// Wait for serial data to be read


        //PT_YIELD(pt); // Yield to allow time for data to be read

        // Check if STATE_0 is 1 and if data is received

        if (pt_serial_in_buffer[0] != '\0' && STATE_0 == 1) {

            printf("Received serial data: %s\n", pt_serial_in_buffer);

            // Parse the received string

            token = strtok(pt_serial_in_buffer, ",\n");

            while (token != NULL && note_count < 20) {

                int current_number = atoi(token);

                //printf("Parsed number: %d\n", current_number);

                if (is_frequency) {

                    frequencies[note_count] = current_number;

                    //printf("Stored frequency[%d]: %d\n", note_count, frequencies[note_count]);

                    is_frequency = false;  // Next number will be duration

                } else {

                    durations[note_count] = current_number;

                    //printf("Stored duration[%d]: %d\n", note_count, durations[note_count]);


                    is_frequency = true;  // Next number will be frequency


                token = strtok(NULL, ",\n");


            // Play the melody

            for (int i = 0; i < note_count; ++i) {

                pwm_set_wrap(slice_num, WRAPVAL);

                CLKDIV = 125000000 / (frequencies[i] * (WRAPVAL + 1));

                pwm_set_clkdiv(slice_num, CLKDIV);

                pwm_set_chan_level(slice_num, PWM_2, 2500);

                pwm_set_mask_enabled((1u << slice_num));


                pwm_set_wrap(slice_num, WRAPVAL);

                CLKDIV = 256.0;

                pwm_set_clkdiv(slice_num, CLKDIV);

                pwm_set_chan_level(slice_num, PWM_2, 0);

                // Optional: delay between notes

                sleep_ms(100);  // 100 ms delay between notes



        // Yield to allow other protothreads to run





// This timer ISR is called on core 0

// bool repeating_timer_callback_core_0(struct repeating_timer *t) {


//     if (STATE_0 == 2) {

//         unsigned int phase_accumulator = 0;

//         unsigned int phase_increment;

//         int num_samples;

//         int DAC_output;

//         uint16_t DAC_data;

//         // static int test;

//         // test = 1000000;

//         // uart_puts(uart0, test);

//         // printf("Received frequency 2: %d\n", test);

//         // Loop through each note

//         for (int note = 0; note < 3; note++) {

//             phase_increment = (frequencies[note] * two32) / Fs;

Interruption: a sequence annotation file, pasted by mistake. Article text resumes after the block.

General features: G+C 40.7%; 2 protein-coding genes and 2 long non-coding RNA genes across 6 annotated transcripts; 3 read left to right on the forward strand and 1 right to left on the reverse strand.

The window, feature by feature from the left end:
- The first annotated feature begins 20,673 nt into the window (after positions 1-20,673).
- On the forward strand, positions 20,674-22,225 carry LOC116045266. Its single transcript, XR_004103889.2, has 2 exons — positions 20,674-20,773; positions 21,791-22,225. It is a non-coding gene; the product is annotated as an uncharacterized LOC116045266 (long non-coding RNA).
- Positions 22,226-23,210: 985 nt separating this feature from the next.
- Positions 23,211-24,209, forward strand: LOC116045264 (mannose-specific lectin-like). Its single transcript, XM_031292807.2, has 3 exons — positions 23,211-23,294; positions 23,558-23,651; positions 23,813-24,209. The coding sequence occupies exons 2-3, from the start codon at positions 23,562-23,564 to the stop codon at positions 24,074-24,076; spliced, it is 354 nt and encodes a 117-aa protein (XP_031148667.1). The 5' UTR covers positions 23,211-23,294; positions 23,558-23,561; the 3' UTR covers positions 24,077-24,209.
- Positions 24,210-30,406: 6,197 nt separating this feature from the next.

//             num_samples = (Fs / 1000) * durations[note];

//             printf("Frequency in ISR: %d", frequencies[0]);

//             for (int i = 0; i < num_samples; i++) {

//                 phase_accumulator += phase_increment;

//                 DAC_output = fix2int15(multfix15(sin_table[phase_accumulator >> 24], int2fix15(1))) + 2048;

//                 DAC_data = (DAC_config_chan_A | (DAC_output & 0xffff));

//                 spi_write16_blocking(SPI_PORT, &DAC_data, 1);

//                 sleep_us(1000000 / Fs);

//             }

//             // Reset the phase accumulator for the next note

//             phase_accumulator = 0;

//         }

//         STATE_0 == 0;

//     }

// }

// Core 0 entry point

int main() {

    // Initialize stdio/uart (printf won't work unless you do this!)


    // Initialize SPI channel (channel, baud rate set to 20MHz)

    spi_init(SPI_PORT, 20000000) ;

    // Format (channel, data bits per transfer, polarity, phase, order)

    spi_set_format(SPI_PORT, 16, 0, 0, 0);

    // Map SPI signals to GPIO ports

    gpio_set_function(PIN_MISO, GPIO_FUNC_SPI);

    gpio_set_function(PIN_SCK, GPIO_FUNC_SPI);

    gpio_set_function(PIN_MOSI, GPIO_FUNC_SPI);

    gpio_set_function(PIN_CS, GPIO_FUNC_SPI) ;

    gpio_set_function(PWM_2, GPIO_FUNC_PWM);

    gpio_set_function(PWM_1, GPIO_FUNC_PWM);

    slice_num = pwm_gpio_to_slice_num(PWM_2);

    pwm_set_wrap(slice_num, WRAPVAL);

    pwm_set_clkdiv(slice_num, CLKDIV);

    pwm_set_chan_level(slice_num, PWM_2, 2500);

    pwm_set_chan_level(slice_num, PWM_1, 2500);

    pwm_set_mask_enabled((1u << slice_num));

    // Map LDAC pin to GPIO port, hold it low (could alternatively tie to GND)

    gpio_init(LDAC) ;

    gpio_set_dir(LDAC, GPIO_OUT) ;

    gpio_put(LDAC, 0) ;

    // Map LED to GPIO port, make it low

    gpio_init(LED) ;

    gpio_set_dir(LED, GPIO_OUT) ;

    gpio_put(LED, 0) ;

    gpio_init(GPIO) ;

    gpio_set_dir(GPIO, GPIO_OUT) ;

    gpio_put(GPIO, 0) ;

    ////////////////// KEYPAD INITS ///////////////////////

    // Initialize the keypad GPIO's

    gpio_init_mask((0x7F << BASE_KEYPAD_PIN)) ;

    // Set row-pins to output

    gpio_set_dir_out_masked((0xF << BASE_KEYPAD_PIN)) ;

    // Set all output pins to low

    gpio_put_masked((0xF << BASE_KEYPAD_PIN), (0x0 << BASE_KEYPAD_PIN)) ;

    // Turn on pulldown resistors for column pins (on by default)

    gpio_pull_down((BASE_KEYPAD_PIN + 4)) ;

    gpio_pull_down((BASE_KEYPAD_PIN + 5)) ;

    gpio_pull_down((BASE_KEYPAD_PIN + 6)) ;

    // set up increments for calculating bow envelope

    // attack_inc = divfix(max_amplitude, int2fix15(ATTACK_TIME)) ;

    // decay_inc =  divfix(max_amplitude, int2fix15(DECAY_TIME)) ;

    // Build the sine lookup table

    // scaled to produce values between 0 and 4096 (for 12-bit DAC)

    int ii;

    for (ii = 0; ii < sine_table_size; ii++){

         sin_table[ii] = float2fix15(2047*sin((float)ii*6.283/(float)sine_table_size));


    // Create a repeating timer that calls

    // repeating_timer_callback (defaults core 0)

    //struct repeating_timer timer_core_0;

    // Negative delay so means we will call repeating_timer_callback, and call it

    // again 25us (40kHz) later regardless of how long the callback took to execute

    //add_repeating_timer_us(-25, repeating_timer_callback_core_0, NULL, &timer_core_0);

    // Add core 0 threads

    pt_add_thread(protothread_core_0) ;

    pt_add_thread(pt_state_0_thread) ;

    // Start scheduling core 0 threads

    pt_schedule_start ;


[a]Summary of what we did and why